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  1. 1. Group 2 – Research Report “What it takes to be an effective teacher in the year 2010 and beyond?” Group 2 - Research Report 1 Members: Tori ROBINSON, Bernadette ROGERS, Danielle SMITH, Brooke SWAIN & Susan TAYLOR
  2. 2. Introduction Group 2 - Research Report 2 Understand learners COGNITIVE development Promote the use of TECHNOLOGY Apply BEHAVIOURISM and SOCIAL COGNITIVE theories Focus on ASSESSMENT for learning Be a PROFESSIONAL Know how to MOTIVATE And ENGAGE learners Maintain a positive CLASSROOM and LEARNING environment What it takes to be an effective teacher in the 21st century (2010 and beyond)
  3. 3. Professionalism Group 2 - Research Report 3
  4. 4. Teachers have professional standards that they must apply to teaching as they are looked upon as professionals rather than just a classroom teacher (Whitton, Sinclair, Barker, Nanlohy & Nosworthy 2004). Group 2 - Research Report 4 As teachers are role models for the children of the future, teachers need to show commitment to their students by caring about their learning (Eggen & Kauchak, 2010)
  5. 5. Key elements of Professionalism Group 2 - Research Report 5 Professional Development Complex decision making Commitment to lifelong learning Knowledge of content and learners Ethics Respect, Caring, Integrity, Diligence, Open communication Reflecting on teaching practices
  6. 6. Group 2 - Research Report 6 Behaviourismdef: Noun {mass noun} Psychology The theory that human and animal behaviour can be explained in terms of conditioning without appeal to thoughts or feelings, and that. psychological disorders are best treated by altering behaviour patterns (retrieved from 10-1-2011)
  7. 7. Classical Conditioning occurs when an individual learns to produce an involuntary response (called the unconditioned response), either emotional or physiological, that is similar to an instinct or reflex to an event, object or situation (called the unconditioned stimulus). Operant Conditioning is observable behaviours that result from an event/consequences. The frequency and duration of behaviour varies depending on the event precipitating the behaviour. Teachers in the year 2010 and beyond need to be aware of behavioural conditioning and, adjust instruction, discipline approaches and management strategies accordingly. Group 2 - Research Report 7
  8. 8. Reinforcement is a consequence or event that increases the likelihood of a recurrence in behaviour. Positive reinforcement (+) occurs when something is added to increase the frequency or duration of a behaviour. Negative reinforcement (-) occurs when something is taken away in order to increase a desired behaviour. WHAT DOES THIS MEAN? Group 2 - Research Report 8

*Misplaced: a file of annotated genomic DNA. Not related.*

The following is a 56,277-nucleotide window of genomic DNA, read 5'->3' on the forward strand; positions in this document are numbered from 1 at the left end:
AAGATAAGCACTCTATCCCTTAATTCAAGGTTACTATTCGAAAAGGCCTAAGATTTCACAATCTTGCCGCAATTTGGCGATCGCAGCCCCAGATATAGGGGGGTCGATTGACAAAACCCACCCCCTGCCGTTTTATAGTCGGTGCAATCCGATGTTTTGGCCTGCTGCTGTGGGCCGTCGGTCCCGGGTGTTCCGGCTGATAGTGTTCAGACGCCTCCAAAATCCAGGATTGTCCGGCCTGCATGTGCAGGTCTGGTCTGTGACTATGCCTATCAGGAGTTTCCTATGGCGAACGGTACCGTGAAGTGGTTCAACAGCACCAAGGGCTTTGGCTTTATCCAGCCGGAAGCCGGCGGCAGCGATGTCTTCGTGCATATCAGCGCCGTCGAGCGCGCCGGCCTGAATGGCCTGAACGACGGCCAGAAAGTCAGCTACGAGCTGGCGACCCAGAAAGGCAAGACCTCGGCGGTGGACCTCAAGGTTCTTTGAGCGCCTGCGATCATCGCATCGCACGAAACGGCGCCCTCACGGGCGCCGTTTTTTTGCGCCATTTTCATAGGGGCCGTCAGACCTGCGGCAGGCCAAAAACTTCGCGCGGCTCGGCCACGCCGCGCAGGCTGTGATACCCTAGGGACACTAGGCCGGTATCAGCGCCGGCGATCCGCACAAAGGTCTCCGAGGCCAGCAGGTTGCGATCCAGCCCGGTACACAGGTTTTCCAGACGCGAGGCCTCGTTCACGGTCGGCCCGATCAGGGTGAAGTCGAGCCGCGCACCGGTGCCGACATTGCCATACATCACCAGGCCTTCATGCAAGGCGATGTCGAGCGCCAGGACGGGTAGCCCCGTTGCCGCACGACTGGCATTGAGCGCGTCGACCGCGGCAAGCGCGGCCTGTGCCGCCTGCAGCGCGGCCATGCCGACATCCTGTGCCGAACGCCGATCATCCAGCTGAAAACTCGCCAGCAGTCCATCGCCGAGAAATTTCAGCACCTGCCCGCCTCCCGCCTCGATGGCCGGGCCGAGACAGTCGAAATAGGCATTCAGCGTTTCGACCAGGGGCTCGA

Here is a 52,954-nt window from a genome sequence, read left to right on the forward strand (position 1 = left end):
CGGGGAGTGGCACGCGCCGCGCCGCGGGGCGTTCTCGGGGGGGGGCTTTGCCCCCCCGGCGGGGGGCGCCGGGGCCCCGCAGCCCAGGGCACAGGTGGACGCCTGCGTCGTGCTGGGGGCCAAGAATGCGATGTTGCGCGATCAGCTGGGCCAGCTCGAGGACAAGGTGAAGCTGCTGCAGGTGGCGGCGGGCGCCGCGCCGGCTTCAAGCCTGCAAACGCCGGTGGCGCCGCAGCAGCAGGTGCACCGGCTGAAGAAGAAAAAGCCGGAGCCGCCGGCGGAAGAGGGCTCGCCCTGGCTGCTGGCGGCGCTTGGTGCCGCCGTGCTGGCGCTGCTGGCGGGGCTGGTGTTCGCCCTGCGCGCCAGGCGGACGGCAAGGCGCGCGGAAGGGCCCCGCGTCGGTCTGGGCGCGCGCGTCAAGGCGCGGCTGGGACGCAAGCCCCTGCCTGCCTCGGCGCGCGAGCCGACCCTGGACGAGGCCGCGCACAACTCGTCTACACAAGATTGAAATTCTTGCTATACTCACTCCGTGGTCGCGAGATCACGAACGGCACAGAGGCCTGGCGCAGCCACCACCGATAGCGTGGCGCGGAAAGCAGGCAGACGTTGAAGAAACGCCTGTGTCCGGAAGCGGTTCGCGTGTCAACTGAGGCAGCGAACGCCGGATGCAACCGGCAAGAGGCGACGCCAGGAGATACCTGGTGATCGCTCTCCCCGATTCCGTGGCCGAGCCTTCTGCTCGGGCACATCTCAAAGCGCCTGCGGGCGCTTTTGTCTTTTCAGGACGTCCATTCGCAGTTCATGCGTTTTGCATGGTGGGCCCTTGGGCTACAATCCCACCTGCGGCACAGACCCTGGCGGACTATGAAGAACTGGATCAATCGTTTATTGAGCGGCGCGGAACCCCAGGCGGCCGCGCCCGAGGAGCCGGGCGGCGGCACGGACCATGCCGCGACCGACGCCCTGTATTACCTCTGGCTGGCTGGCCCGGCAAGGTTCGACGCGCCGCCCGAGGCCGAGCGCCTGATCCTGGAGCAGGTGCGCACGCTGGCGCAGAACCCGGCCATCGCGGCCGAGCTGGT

9. 9. Foster a happy, inclusive environment in the classroom to build positive associations of the school classroom. (Eggen & Kauchak 2010) Adopt appropriate reinforcement to shape desired behaviours(shaping) (Eggen & Kauchak 2010). Utiliseantecedents to encourage behaviour that can be reinforced (Eggen & Kauchak 2010). Group 2 - Research Report 9
  10. 10. Constructivism Group 2 - Research Report 10
  11. 11. Social constructivism will guide the thinking of educational leaders and teachers ( Martin, J., 2006, as cited in Eggen & Kauchak, 2010 ) Guided by Vygotsky’s belief : ‘learners first construct knowledge in a social context then individually internalize it’, social constructivism will be promoted through learner interaction.
  12. 12. 21st century learners will... ...benefit from cognitive apprenticeships in the learning environment... for meaning, interact with the environment, test and modify existing schemas’ ... ( Goicoechea & Packer, 2000 as cited in Eggen & Kauchak, 2010) ...practise social interaction to assist in construction of knowledge. ( Alexander & Fleming, as cited in Eggen & Kauchak, 2010)
  13. 13. 21st century teachers will... learners to construct, rather than record knowledge... ...assist learners in reconstructing their thinking to accommodate new evidence.. ( Eggen & Kauchak, 2010) Effectively teach for conceptual change by providing students with examples and the using social interaction as a learning tool. ‘Much of what we learn is specific to the situation in which it is learned ( Anderson, J.R, Reder, L & Simon, H., 1996, as cited in Eggen & Kauchak, 2010, p.233.). Teachers will promote learning through activities that are experience based, discovery orientated and include the use of concrete objects. 21st century teachers will work together with their students to ensure EVERYONE achieves.